Culture and Biological Sex
How we judge the appearance of the genitals is purely a matter of cultural agreement. Our culture sees two sexes out of a spectrum of forms, because we have chosen to see two sexes out of a spectrum of forms.
Although most people’s genitals do cluster towards the far binary ends in terms of appearance, not everyone’s genitals are going to look the way our culture idealizes and expects. This cultural insistence that human beings must be (or must appear to be) sexually binary has left no safe place in society for those who are not, and in fact, places those with a sexual difference at great risk for medical abuse and erasure.
Our culture’s attempt to categorize sex is similar to how different cultures divide up and name the spectrum of colour. The Polish language divides the colour spectrum to include names for two shades each of both red and blue, which are seen as being significantly different from each other, whereas, we ignore this difference, and just call them both ”red” or “blue.”
Some cultures lump orange and red together. Some cultures do not have specific names for colours at all. Likewise, some cultures do not have words equivalent to “male” or “female” to categorize people by their anatomy.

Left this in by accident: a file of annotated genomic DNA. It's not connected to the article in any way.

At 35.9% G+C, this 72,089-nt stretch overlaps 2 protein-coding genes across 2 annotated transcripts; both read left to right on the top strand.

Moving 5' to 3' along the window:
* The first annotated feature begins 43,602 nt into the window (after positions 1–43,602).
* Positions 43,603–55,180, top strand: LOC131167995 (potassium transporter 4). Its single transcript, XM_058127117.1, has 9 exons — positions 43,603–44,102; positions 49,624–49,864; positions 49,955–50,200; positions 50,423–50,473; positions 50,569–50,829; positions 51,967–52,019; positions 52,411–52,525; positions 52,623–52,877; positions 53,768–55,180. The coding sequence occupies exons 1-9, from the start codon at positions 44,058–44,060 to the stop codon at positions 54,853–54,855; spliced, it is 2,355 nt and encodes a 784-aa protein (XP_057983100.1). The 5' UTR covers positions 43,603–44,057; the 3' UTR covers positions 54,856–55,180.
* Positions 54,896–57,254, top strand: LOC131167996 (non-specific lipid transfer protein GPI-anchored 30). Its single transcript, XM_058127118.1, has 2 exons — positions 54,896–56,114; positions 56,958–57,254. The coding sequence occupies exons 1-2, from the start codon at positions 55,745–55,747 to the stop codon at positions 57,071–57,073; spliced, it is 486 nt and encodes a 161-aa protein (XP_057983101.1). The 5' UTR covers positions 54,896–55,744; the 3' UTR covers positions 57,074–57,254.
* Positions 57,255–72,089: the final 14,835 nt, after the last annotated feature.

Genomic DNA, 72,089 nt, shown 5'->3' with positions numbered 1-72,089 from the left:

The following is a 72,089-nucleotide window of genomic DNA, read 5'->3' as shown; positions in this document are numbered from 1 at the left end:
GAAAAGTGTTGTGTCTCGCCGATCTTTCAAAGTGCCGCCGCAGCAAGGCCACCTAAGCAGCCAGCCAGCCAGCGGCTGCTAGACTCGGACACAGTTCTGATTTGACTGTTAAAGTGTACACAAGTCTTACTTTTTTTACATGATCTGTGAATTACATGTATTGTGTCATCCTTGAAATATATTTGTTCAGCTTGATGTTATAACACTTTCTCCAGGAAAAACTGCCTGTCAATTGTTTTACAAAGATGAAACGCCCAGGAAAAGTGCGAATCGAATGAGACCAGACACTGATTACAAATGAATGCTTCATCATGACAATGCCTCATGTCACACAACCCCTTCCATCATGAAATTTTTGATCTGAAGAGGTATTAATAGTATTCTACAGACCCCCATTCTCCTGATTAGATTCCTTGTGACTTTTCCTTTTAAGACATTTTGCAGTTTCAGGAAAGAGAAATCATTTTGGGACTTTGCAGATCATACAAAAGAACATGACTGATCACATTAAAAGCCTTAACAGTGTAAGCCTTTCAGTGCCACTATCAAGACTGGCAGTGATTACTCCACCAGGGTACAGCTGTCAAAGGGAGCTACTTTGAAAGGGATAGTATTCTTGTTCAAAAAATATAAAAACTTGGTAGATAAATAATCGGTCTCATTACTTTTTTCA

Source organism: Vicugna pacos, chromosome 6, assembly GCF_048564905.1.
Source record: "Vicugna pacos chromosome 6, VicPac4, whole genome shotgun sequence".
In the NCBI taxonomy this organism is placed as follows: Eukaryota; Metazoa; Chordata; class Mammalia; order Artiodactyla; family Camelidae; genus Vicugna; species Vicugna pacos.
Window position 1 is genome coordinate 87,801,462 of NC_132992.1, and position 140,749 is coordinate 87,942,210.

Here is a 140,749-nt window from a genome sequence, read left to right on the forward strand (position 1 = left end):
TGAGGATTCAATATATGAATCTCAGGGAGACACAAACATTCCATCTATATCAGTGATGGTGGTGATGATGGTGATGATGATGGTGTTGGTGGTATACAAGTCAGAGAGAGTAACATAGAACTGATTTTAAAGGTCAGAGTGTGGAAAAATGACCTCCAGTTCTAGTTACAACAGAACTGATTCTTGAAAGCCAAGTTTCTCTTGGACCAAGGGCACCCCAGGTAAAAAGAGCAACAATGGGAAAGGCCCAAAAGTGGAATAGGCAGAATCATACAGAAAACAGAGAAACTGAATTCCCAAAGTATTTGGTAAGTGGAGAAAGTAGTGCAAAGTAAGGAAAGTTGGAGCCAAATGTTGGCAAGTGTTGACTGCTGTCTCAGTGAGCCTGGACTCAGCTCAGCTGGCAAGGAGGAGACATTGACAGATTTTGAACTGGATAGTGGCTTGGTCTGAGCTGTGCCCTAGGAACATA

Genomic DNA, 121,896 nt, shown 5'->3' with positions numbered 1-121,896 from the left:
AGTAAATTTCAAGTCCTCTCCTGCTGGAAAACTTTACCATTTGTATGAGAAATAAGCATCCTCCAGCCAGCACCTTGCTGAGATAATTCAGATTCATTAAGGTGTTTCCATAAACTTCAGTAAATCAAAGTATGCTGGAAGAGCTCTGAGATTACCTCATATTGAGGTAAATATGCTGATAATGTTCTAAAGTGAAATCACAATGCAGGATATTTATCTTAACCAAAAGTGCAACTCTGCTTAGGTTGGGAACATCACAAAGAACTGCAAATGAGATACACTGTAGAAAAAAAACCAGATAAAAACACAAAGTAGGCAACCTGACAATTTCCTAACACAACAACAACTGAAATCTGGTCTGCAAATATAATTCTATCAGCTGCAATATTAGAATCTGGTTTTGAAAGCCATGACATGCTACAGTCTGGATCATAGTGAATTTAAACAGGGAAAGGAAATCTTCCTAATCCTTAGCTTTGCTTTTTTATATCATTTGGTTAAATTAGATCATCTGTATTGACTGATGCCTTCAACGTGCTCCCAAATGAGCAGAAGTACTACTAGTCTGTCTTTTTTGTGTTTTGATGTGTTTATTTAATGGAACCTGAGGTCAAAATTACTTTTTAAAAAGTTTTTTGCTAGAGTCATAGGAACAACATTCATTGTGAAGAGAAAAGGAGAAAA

See: “Imprisoned in English: The Hazards of English as a Default Language,” Anna Wierzbicka, Oxford University Press, NY, 2014, pp 7-24.
Pretend for a moment that we lived in a culture that saw and named as significantly different the colours “blue” and “yellow,” but did not see “green,” except for greenish-yellow, or greenish-blue. In this world, we might consider the area where “yellow” and “blue” overlapped to create pure “green” to be disordered because “green” is neither wholly “blue” nor wholly “yellow.”
Genitals, like colours, appear on a spectrum with no strict, objective-reality dividing line between them. In our culture, to be born with non-conforming genitals creates a social emergency, only because our culture insists that there must be two, and only two, sexes. Other cultures have been more realistic and inclusive.
In most cultures and time periods, sexually divergent, boundary-crossing individuals have been included, even given special status or revered. In our culture, however, intersex differences have been hidden or erased, the individuals who have them made to feel wrong, broken, freakish – and ultimately, erased. If other cultures have made room for and respected the basic rights and humanity of those in the middle, we believe that our culture can, too.